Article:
Mobile Future

T-Mobile: Captain Underdog versus Captain Marvel

It looks like the “uncarrier’s” self-proclaimed Captain Underdog has fled Washington for Wall Street, taking a break from his lobbying crusade to tout T-Mobile’s lofty second quarter earnings. Emerging from the telephone booth as Captain Marvel, he has been quick to abandon the “woe is me” refrain of doom and gloom he has delivered to policymakers to deliver a much rosier (pinker?) narrative to the Street.

Yesterday, T-Mobile beat Wall Street’s estimates with its Q2 performance, with CEO Legere tweeting “Check out $TMUS Q2 2015 earnings, and then hand our competitors a tissue.” Ironic then, that they would be asking the FCC for special treatment in the auctions. Particularly when T-Mobile’s own Investor Factbook shows that the company owns an average of 84 MHz of spectrum across the top 25 markets in the U.S.

In his earnings call yesterday Mr. Legere said, “Overall, I think our results speak for themselves.” We couldn’t agree more.

For months, T-Mobile has tried to rally consumers to its self-serving cause, and federal regulators to its rent-seeking pleadings, calling for the feds to ensure that American taxpayers would give his company and its gigantic parent Deutsche Telekom a massive leg-up in the upcoming 2016 spectrum auctions. After convincing the FCC to set-aside 30 MHz in the auction just last year, apparently that just wasn’t enough of an advantage. Now the company is again asking for even more, while bragging to Wall Street about its successes.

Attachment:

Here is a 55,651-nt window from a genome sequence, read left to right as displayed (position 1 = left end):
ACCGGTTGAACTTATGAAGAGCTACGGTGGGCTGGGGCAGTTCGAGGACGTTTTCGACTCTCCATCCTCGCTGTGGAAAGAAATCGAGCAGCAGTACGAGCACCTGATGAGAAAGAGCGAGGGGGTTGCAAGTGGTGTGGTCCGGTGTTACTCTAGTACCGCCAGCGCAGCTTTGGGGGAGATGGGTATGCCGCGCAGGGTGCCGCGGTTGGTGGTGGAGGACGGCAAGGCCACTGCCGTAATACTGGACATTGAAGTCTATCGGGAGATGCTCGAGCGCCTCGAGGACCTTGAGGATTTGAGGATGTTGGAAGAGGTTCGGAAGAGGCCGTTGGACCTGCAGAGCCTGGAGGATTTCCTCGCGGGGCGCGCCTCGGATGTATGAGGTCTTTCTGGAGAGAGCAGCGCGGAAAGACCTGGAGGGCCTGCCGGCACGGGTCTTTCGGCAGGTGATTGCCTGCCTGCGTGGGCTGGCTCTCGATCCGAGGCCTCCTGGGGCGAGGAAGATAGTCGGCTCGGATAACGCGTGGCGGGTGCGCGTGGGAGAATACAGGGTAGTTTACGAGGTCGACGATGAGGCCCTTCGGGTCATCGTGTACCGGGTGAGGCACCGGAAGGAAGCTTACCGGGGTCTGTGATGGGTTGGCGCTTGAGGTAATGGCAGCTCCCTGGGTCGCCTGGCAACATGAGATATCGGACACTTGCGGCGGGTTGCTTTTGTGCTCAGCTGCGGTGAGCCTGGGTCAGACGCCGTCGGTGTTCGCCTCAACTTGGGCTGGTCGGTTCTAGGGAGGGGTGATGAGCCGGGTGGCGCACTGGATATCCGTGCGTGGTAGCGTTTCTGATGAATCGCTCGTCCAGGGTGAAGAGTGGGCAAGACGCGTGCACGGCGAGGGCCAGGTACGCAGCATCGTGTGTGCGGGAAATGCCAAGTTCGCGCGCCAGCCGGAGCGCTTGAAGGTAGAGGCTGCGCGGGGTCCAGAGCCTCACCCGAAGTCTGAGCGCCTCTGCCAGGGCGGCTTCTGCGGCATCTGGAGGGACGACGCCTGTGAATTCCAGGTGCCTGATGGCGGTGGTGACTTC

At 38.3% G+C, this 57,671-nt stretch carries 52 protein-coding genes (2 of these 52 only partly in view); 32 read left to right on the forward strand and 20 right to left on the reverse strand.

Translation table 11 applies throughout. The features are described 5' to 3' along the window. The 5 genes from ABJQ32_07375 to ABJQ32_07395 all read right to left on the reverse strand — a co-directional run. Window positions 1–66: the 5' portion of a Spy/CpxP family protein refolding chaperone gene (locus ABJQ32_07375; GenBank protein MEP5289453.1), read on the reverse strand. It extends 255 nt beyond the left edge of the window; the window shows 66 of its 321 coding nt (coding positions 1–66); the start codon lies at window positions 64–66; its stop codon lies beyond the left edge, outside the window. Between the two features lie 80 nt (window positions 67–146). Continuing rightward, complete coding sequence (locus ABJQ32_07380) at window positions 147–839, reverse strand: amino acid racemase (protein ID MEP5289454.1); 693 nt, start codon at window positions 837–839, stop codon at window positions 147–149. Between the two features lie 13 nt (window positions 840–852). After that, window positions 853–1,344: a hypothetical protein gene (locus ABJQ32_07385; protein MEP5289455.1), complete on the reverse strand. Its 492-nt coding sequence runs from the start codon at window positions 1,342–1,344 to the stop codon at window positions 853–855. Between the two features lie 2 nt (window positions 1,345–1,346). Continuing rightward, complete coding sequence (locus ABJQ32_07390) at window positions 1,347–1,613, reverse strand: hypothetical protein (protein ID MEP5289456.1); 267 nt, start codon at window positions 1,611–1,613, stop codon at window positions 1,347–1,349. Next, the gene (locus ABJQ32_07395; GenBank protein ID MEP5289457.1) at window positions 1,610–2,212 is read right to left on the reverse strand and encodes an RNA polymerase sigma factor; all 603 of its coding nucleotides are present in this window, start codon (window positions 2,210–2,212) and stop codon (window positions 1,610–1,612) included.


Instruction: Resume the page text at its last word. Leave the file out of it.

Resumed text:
From expanding the set-asides, to modifying the auction trigger, T-Mobile is trying every trick in the book to give the company even more of an advantage at taxpayer expense. T-Mobile’s pleadings for yet more handouts from taxpayers and special treatment from the feds is a prime example of why it is so important that policy makers ensure the upcoming auctions both are fair and successful, and not succumb to T-Mobile’s serial requests to have our government lower their costs of doing business.